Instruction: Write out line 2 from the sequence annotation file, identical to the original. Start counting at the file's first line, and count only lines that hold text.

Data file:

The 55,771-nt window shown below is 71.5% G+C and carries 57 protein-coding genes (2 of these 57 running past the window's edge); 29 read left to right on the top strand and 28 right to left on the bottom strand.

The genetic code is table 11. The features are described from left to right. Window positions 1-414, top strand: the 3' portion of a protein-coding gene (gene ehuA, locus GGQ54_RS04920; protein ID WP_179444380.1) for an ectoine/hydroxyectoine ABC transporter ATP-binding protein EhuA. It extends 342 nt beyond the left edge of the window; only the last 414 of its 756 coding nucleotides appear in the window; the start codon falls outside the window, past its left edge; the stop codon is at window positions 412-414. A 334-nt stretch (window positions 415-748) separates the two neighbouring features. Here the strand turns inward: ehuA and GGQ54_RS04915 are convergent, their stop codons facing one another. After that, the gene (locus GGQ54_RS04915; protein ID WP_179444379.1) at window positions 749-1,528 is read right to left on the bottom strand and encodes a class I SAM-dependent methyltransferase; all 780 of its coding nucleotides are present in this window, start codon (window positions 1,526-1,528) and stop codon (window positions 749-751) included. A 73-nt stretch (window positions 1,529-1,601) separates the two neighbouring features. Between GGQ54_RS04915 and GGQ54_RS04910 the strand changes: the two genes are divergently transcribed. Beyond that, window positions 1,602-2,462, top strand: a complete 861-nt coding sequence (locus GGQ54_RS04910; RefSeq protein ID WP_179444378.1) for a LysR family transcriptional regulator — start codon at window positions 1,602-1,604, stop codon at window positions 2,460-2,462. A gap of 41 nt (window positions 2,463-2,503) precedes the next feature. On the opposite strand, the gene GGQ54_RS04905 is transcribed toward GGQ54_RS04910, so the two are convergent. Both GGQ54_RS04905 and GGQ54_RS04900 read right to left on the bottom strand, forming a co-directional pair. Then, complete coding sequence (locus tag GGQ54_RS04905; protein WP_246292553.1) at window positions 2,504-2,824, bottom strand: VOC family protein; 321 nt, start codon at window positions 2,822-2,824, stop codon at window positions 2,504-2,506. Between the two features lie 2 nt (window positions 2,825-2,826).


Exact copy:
The genetic code is table 11. The features are described from left to right. Window positions 1-414, top strand: the 3' portion of a protein-coding gene (gene ehuA, locus GGQ54_RS04920; protein ID WP_179444380.1) for an ectoine/hydroxyectoine ABC transporter ATP-binding protein EhuA. It extends 342 nt beyond the left edge of the window; only the last 414 of its 756 coding nucleotides appear in the window; the start codon falls outside the window, past its left edge; the stop codon is at window positions 412-414. A 334-nt stretch (window positions 415-748) separates the two neighbouring features. Here the strand turns inward: ehuA and GGQ54_RS04915 are convergent, their stop codons facing one another. After that, the gene (locus GGQ54_RS04915; protein ID WP_179444379.1) at window positions 749-1,528 is read right to left on the bottom strand and encodes a class I SAM-dependent methyltransferase; all 780 of its coding nucleotides are present in this window, start codon (window positions 1,526-1,528) and stop codon (window positions 749-751) included. A 73-nt stretch (window positions 1,529-1,601) separates the two neighbouring features. Between GGQ54_RS04915 and GGQ54_RS04910 the strand changes: the two genes are divergently transcribed. Beyond that, window positions 1,602-2,462, top strand: a complete 861-nt coding sequence (locus GGQ54_RS04910; RefSeq protein ID WP_179444378.1) for a LysR family transcriptional regulator — start codon at window positions 1,602-1,604, stop codon at window positions 2,460-2,462. A gap of 41 nt (window positions 2,463-2,503) precedes the next feature. On the opposite strand, the gene GGQ54_RS04905 is transcribed toward GGQ54_RS04910, so the two are convergent. Both GGQ54_RS04905 and GGQ54_RS04900 read right to left on the bottom strand, forming a co-directional pair. Then, complete coding sequence (locus tag GGQ54_RS04905; protein WP_246292553.1) at window positions 2,504-2,824, bottom strand: VOC family protein; 321 nt, start codon at window positions 2,822-2,824, stop codon at window positions 2,504-2,506. Between the two features lie 2 nt (window positions 2,825-2,826).